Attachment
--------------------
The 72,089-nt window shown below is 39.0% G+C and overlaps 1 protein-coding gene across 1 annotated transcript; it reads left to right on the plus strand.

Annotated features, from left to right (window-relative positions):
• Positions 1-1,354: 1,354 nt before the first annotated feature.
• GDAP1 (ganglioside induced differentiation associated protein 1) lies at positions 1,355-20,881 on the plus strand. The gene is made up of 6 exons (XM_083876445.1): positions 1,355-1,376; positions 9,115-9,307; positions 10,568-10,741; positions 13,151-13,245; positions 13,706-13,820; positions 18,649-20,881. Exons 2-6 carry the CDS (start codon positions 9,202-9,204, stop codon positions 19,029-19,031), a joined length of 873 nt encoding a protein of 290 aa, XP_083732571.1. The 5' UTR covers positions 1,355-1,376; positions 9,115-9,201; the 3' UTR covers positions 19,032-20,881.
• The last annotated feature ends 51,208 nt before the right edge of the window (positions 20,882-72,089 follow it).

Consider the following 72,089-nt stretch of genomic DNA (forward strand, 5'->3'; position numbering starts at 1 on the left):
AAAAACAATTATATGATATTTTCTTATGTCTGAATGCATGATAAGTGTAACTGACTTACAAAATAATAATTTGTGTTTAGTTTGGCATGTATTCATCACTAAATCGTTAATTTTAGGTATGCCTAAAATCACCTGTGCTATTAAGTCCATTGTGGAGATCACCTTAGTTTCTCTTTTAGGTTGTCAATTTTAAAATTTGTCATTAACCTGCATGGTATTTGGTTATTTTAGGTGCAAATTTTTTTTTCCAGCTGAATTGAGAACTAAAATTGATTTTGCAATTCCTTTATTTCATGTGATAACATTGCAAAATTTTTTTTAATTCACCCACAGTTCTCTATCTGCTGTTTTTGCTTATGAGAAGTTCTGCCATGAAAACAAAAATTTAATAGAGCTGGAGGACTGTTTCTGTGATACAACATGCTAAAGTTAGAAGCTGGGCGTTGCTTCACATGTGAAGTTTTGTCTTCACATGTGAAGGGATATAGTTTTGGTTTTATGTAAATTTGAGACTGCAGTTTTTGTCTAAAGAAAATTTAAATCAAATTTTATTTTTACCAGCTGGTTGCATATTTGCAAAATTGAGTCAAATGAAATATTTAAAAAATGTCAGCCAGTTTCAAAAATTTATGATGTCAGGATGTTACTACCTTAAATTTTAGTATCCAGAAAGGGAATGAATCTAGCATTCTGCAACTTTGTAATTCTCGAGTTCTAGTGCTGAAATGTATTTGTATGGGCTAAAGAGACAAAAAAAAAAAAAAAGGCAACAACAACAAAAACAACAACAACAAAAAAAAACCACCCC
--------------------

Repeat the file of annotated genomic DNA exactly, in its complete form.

The 72,089-nt window shown below is 39.0% G+C and overlaps 1 protein-coding gene across 1 annotated transcript; it reads left to right on the plus strand.

Annotated features, from left to right (window-relative positions):
• Positions 1-1,354: 1,354 nt before the first annotated feature.
• GDAP1 (ganglioside induced differentiation associated protein 1) lies at positions 1,355-20,881 on the plus strand. The gene is made up of 6 exons (XM_083876445.1): positions 1,355-1,376; positions 9,115-9,307; positions 10,568-10,741; positions 13,151-13,245; positions 13,706-13,820; positions 18,649-20,881. Exons 2-6 carry the CDS (start codon positions 9,202-9,204, stop codon positions 19,029-19,031), a joined length of 873 nt encoding a protein of 290 aa, XP_083732571.1. The 5' UTR covers positions 1,355-1,376; positions 9,115-9,201; the 3' UTR covers positions 19,032-20,881.
• The last annotated feature ends 51,208 nt before the right edge of the window (positions 20,882-72,089 follow it).

Consider the following 72,089-nt stretch of genomic DNA (forward strand, 5'->3'; position numbering starts at 1 on the left):
AAAAACAATTATATGATATTTTCTTATGTCTGAATGCATGATAAGTGTAACTGACTTACAAAATAATAATTTGTGTTTAGTTTGGCATGTATTCATCACTAAATCGTTAATTTTAGGTATGCCTAAAATCACCTGTGCTATTAAGTCCATTGTGGAGATCACCTTAGTTTCTCTTTTAGGTTGTCAATTTTAAAATTTGTCATTAACCTGCATGGTATTTGGTTATTTTAGGTGCAAATTTTTTTTTCCAGCTGAATTGAGAACTAAAATTGATTTTGCAATTCCTTTATTTCATGTGATAACATTGCAAAATTTTTTTTAATTCACCCACAGTTCTCTATCTGCTGTTTTTGCTTATGAGAAGTTCTGCCATGAAAACAAAAATTTAATAGAGCTGGAGGACTGTTTCTGTGATACAACATGCTAAAGTTAGAAGCTGGGCGTTGCTTCACATGTGAAGTTTTGTCTTCACATGTGAAGGGATATAGTTTTGGTTTTATGTAAATTTGAGACTGCAGTTTTTGTCTAAAGAAAATTTAAATCAAATTTTATTTTTACCAGCTGGTTGCATATTTGCAAAATTGAGTCAAATGAAATATTTAAAAAATGTCAGCCAGTTTCAAAAATTTATGATGTCAGGATGTTACTACCTTAAATTTTAGTATCCAGAAAGGGAATGAATCTAGCATTCTGCAACTTTGTAATTCTCGAGTTCTAGTGCTGAAATGTATTTGTATGGGCTAAAGAGACAAAAAAAAAAAAAAAGGCAACAACAACAAAAACAACAACAACAAAAAAAAACCACCCC